Before we start talking about the imaginary war on Christmas, let's talk about the actual war on Thanksgiving.
Or should I call it "pre-Black Friday" like Walmart?
The nation's largest employer, Walmart is open on Thanksgiving. That means if you work at Walmart, instead of sitting down to a feast with your family, you'll be expressing your thankfulness to pre-Black Friday shoppers, who have proven to be an unlikable (and occasionally lethal) bunch.
Let's remember that in 2008, a Black Friday stampede killed 34-year-old Jdimytai Damour, a Walmart employee in Valley Stream, New York. Or more locally, I met a guy this week who told me his wife, 8 months pregnant at the time, was whacked with a shopping cart during last year's consumer frenzy.
But instead of scaling back, Walmart is moving the already heinous Black Friday to Thanksgiving Eve, offering sales starting at 6 p.m.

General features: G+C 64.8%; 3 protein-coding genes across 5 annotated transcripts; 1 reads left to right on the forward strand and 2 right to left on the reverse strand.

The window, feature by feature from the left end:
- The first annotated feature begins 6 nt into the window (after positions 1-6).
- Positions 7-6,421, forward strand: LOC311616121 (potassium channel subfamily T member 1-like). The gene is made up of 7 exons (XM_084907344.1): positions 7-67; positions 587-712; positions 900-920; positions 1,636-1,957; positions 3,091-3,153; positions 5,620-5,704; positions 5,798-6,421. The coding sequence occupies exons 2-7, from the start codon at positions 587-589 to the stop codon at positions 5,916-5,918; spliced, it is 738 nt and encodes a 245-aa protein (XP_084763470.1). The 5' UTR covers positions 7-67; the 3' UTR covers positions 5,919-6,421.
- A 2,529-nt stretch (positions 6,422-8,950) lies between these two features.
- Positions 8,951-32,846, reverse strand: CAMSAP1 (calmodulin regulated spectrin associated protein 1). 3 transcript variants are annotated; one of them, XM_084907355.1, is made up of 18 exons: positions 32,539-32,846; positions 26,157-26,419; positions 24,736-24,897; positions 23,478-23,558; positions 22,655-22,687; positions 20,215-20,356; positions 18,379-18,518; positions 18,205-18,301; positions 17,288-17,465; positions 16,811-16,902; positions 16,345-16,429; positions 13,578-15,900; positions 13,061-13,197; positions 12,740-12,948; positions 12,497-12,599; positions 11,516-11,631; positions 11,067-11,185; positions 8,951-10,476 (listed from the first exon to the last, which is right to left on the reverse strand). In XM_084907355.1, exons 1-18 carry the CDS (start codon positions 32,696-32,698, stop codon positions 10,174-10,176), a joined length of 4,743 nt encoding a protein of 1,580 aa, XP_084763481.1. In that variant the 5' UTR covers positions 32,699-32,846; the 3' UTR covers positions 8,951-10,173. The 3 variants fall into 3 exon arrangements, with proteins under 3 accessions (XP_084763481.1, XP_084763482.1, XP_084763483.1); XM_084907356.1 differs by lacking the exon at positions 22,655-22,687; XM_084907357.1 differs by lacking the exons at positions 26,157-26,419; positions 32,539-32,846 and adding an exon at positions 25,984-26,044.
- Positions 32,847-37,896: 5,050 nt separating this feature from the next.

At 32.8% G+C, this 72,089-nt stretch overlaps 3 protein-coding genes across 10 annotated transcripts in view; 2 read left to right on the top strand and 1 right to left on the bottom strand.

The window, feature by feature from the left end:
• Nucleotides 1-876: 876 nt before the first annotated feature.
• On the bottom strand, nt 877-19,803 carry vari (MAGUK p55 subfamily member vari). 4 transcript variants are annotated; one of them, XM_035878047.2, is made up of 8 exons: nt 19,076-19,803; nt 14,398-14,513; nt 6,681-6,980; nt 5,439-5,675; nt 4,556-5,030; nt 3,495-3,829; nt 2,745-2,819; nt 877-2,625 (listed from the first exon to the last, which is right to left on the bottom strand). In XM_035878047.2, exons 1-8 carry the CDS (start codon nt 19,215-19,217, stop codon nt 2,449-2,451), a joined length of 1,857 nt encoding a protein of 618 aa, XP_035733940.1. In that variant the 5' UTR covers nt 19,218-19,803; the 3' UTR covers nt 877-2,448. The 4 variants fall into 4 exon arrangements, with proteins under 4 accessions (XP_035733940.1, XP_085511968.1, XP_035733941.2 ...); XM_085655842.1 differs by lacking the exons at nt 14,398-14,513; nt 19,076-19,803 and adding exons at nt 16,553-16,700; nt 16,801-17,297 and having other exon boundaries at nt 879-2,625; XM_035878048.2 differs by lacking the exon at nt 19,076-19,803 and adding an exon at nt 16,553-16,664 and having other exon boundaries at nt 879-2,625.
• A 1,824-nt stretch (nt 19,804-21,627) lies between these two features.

But those deals are subsidized, in part, by our tax dollars, including here in Wisconsin. According to Kevin Kane, an organizer at Citizen Action of Wisconsin, Walmart's wages and benefits are so paltry that 3,000 employees (8,000 people, if you count their family members) currently rely upon BadgerCare, the state's insurance program for low-income people. And he's worried that a "substantial number of them" will be kicked off because Gov. Scott Walker has refused federal funds
Walmart made the news recently for paying such paltry wages that an Ohio store ran a food drive -- for its own workers.
Shopping at Walmart also subsidizes the company's anti-worker bullying. Walmart has been violating labor law by punishing workers who participated in Black Friday protests.
Hey, I'm in the market for a big-screen TV. But you won't find me clawing my way through the crowds next Friday -- and certainly not on Thanksgiving.
If I need to shop big, I might try Costco. The retailing behemoth actually manages to pay workers a living wage. And they're not open on Thanksgiving.
Better yet, I'll shop at a locally owned business -- see Dane Buy Local for a list of ideas. More money will stay here in the community, which helps keep Madison groovy.